B101 Challenge: College Cash!

Holidays & Special Occasions Graduation Paying for College B101 Challenge: College Cash!

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    • #339473

      b101-challenge-giveaways Welcome to our Budget101 Challenge Question!

      With so many kids graduating High school during very poor economic times, many are actively seeking out ways to pay for College. Unfortunately many Local scholarship offers go unfulfilled because people don’t know they even exist.

      The Challenge is

      share a scholarship, grant or other method (besides loans or parents/family!) that a graduate could use to help pay for college.

      Wondering How to Play?

      Simply Share a Scholarship that you’re aware of
      ~ Click on this link to Enter Now ~

      What is the Goodie Giveaway for this Challenge?

      image not availableWe’re giving away a Dorm Goodie Box of Supplies containing 25 unique items that a College student would Adore! (Alternatively, the winner can select a $50 Amazon Gift Card).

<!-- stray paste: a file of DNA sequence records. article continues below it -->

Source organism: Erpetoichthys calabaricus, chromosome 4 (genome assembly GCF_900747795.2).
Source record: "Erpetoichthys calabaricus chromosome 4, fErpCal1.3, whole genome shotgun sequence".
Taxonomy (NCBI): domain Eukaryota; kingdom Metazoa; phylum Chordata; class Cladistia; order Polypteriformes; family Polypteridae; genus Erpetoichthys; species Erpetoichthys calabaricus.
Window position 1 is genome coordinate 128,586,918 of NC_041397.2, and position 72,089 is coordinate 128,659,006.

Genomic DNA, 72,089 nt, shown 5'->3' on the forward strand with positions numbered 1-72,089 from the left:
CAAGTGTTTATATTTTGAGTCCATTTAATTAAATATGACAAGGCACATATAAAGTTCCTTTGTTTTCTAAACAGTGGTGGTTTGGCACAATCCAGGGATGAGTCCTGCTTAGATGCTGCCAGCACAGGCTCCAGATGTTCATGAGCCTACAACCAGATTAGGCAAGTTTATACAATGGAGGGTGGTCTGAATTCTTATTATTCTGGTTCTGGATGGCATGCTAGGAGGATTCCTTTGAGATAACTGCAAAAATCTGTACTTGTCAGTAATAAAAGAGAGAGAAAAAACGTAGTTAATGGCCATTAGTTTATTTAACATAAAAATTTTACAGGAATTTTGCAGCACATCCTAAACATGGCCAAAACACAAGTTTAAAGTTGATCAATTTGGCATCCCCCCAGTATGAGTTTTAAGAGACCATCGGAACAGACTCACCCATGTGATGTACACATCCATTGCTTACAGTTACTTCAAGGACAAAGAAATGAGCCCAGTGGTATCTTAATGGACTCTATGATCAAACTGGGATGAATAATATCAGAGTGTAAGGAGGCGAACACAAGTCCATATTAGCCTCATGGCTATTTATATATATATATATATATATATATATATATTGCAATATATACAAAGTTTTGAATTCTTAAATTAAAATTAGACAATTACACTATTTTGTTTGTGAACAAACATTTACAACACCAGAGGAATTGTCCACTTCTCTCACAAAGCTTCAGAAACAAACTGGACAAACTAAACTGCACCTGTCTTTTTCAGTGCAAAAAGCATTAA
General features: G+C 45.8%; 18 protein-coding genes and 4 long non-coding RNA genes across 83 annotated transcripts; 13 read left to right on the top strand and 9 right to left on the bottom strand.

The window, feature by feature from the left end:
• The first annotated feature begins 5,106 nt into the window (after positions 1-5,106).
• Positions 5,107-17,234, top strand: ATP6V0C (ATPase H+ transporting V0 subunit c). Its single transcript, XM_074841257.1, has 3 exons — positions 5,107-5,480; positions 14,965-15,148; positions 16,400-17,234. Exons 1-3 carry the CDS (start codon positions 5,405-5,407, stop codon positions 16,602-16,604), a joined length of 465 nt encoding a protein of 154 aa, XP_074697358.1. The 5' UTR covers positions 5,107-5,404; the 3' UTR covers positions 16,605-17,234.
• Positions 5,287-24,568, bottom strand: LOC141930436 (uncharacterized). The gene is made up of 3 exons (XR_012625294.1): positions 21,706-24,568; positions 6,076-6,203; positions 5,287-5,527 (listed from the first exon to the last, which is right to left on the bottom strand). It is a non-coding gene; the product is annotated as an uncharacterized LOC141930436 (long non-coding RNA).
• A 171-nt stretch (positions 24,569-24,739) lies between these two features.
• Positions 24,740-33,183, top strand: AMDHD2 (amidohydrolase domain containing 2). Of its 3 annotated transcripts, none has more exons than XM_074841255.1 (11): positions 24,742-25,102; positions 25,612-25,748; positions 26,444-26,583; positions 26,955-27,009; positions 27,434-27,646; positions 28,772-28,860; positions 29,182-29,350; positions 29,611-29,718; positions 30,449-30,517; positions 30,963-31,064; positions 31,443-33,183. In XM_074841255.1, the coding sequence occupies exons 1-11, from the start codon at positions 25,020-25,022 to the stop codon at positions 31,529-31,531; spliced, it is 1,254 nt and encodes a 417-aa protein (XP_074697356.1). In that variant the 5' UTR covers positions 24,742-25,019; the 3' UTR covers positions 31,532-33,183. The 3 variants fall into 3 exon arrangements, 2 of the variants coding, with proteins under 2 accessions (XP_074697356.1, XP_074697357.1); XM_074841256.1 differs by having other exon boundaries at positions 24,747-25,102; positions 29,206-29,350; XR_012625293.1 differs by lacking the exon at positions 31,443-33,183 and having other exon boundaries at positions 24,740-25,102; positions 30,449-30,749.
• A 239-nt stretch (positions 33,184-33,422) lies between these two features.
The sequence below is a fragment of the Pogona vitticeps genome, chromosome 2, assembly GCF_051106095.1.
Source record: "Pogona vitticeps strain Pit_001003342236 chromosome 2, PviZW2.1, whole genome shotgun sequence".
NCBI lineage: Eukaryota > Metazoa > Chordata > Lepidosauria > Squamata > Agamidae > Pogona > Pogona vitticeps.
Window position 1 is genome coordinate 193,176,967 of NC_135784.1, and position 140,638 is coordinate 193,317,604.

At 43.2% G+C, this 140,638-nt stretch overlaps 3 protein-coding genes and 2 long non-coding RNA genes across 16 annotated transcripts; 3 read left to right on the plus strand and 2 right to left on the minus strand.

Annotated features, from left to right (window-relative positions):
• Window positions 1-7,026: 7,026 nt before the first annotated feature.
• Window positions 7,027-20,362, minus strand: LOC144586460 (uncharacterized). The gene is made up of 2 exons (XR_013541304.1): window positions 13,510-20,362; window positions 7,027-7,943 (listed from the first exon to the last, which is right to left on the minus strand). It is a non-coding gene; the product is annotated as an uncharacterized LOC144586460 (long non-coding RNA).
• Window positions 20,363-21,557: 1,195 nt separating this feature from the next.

This Challenge is an Unlimited Entry Per Person/Family.
      Please do not submit “scholarship sites”, they will be deleted.

      Learn More about Budget101 Challenges Here!

      good luck!
    • #451855

      I had saved thousands of pull tabs and made bracelets to sell. All the profits were put into the “college jar”. It adds up to two semesters of dorm housing!

    • #451856

      This site has helpful and often Blunt advice for upcoming college students as well as students already enrolled. Also, there are links to many many scholarships there. I love this resource!

      Scholarships for High Schoolers

    • #451861

      There is a book called Peterson’s Scholarship book that has scholarships for all types of things. There are art scholarships, academic scholarships, sports scholarships, community service scholarships, etc. Another option, if you’re good at writing, is to enter into essay contest that have a partial scholarship as a reward.